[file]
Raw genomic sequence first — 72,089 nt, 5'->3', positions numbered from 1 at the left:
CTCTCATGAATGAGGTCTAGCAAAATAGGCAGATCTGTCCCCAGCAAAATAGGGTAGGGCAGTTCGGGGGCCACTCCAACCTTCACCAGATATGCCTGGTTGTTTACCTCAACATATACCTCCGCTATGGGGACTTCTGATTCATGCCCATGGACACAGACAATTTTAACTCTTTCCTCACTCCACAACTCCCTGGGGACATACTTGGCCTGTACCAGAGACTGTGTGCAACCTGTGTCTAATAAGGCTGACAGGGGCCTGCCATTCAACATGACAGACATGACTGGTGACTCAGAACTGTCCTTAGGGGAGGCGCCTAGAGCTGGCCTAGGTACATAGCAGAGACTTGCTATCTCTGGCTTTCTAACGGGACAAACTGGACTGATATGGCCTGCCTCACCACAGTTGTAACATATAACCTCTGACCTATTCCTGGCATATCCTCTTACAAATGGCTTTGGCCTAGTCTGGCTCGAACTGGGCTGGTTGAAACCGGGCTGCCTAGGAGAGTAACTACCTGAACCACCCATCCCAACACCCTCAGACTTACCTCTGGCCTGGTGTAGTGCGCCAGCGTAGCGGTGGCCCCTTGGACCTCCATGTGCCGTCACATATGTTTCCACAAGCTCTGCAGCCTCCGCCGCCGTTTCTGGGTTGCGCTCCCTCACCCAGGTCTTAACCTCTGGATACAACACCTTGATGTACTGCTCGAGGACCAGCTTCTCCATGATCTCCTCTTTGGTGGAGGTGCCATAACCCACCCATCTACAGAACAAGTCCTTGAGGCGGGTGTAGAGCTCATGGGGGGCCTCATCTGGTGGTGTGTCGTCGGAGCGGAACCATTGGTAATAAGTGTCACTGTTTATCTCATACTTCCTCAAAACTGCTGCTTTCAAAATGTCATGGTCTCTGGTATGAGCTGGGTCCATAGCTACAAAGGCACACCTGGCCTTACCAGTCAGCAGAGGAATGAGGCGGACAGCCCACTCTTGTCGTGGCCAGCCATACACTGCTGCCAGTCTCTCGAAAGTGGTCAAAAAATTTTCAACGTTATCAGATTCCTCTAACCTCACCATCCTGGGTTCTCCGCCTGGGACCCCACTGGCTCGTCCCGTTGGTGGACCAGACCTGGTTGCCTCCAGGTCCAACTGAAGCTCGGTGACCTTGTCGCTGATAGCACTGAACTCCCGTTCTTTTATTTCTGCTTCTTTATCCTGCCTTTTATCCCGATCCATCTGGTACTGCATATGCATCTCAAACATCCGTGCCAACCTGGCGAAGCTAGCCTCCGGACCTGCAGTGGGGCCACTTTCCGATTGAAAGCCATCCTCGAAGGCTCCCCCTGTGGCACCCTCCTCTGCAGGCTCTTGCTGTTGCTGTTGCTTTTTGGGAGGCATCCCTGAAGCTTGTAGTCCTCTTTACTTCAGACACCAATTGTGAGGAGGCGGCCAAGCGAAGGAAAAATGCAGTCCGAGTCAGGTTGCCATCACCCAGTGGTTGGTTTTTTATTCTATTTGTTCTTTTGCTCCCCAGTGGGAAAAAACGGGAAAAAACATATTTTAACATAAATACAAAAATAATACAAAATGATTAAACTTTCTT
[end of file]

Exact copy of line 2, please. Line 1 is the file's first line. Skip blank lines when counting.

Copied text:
CTCTCATGAATGAGGTCTAGCAAAATAGGCAGATCTGTCCCCAGCAAAATAGGGTAGGGCAGTTCGGGGGCCACTCCAACCTTCACCAGATATGCCTGGTTGTTTACCTCAACATATACCTCCGCTATGGGGACTTCTGATTCATGCCCATGGACACAGACAATTTTAACTCTTTCCTCACTCCACAACTCCCTGGGGACATACTTGGCCTGTACCAGAGACTGTGTGCAACCTGTGTCTAATAAGGCTGACAGGGGCCTGCCATTCAACATGACAGACATGACTGGTGACTCAGAACTGTCCTTAGGGGAGGCGCCTAGAGCTGGCCTAGGTACATAGCAGAGACTTGCTATCTCTGGCTTTCTAACGGGACAAACTGGACTGATATGGCCTGCCTCACCACAGTTGTAACATATAACCTCTGACCTATTCCTGGCATATCCTCTTACAAATGGCTTTGGCCTAGTCTGGCTCGAACTGGGCTGGTTGAAACCGGGCTGCCTAGGAGAGTAACTACCTGAACCACCCATCCCAACACCCTCAGACTTACCTCTGGCCTGGTGTAGTGCGCCAGCGTAGCGGTGGCCCCTTGGACCTCCATGTGCCGTCACATATGTTTCCACAAGCTCTGCAGCCTCCGCCGCCGTTTCTGGGTTGCGCTCCCTCACCCAGGTCTTAACCTCTGGATACAACACCTTGATGTACTGCTCGAGGACCAGCTTCTCCATGATCTCCTCTTTGGTGGAGGTGCCATAACCCACCCATCTACAGAACAAGTCCTTGAGGCGGGTGTAGAGCTCATGGGGGGCCTCATCTGGTGGTGTGTCGTCGGAGCGGAACCATTGGTAATAAGTGTCACTGTTTATCTCATACTTCCTCAAAACTGCTGCTTTCAAAATGTCATGGTCTCTGGTATGAGCTGGGTCCATAGCTACAAAGGCACACCTGGCCTTACCAGTCAGCAGAGGAATGAGGCGGACAGCCCACTCTTGTCGTGGCCAGCCATACACTGCTGCCAGTCTCTCGAAAGTGGTCAAAAAATTTTCAACGTTATCAGATTCCTCTAACCTCACCATCCTGGGTTCTCCGCCTGGGACCCCACTGGCTCGTCCCGTTGGTGGACCAGACCTGGTTGCCTCCAGGTCCAACTGAAGCTCGGTGACCTTGTCGCTGATAGCACTGAACTCCCGTTCTTTTATTTCTGCTTCTTTATCCTGCCTTTTATCCCGATCCATCTGGTACTGCATATGCATCTCAAACATCCGTGCCAACCTGGCGAAGCTAGCCTCCGGACCTGCAGTGGGGCCACTTTCCGATTGAAAGCCATCCTCGAAGGCTCCCCCTGTGGCACCCTCCTCTGCAGGCTCTTGCTGTTGCTGTTGCTTTTTGGGAGGCATCCCTGAAGCTTGTAGTCCTCTTTACTTCAGACACCAATTGTGAGGAGGCGGCCAAGCGAAGGAAAAATGCAGTCCGAGTCAGGTTGCCATCACCCAGTGGTTGGTTTTTTATTCTATTTGTTCTTTTGCTCCCCAGTGGGAAAAAACGGGAAAAAACATATTTTAACATAAATACAAAAATAATACAAAATGATTAAACTTTCTT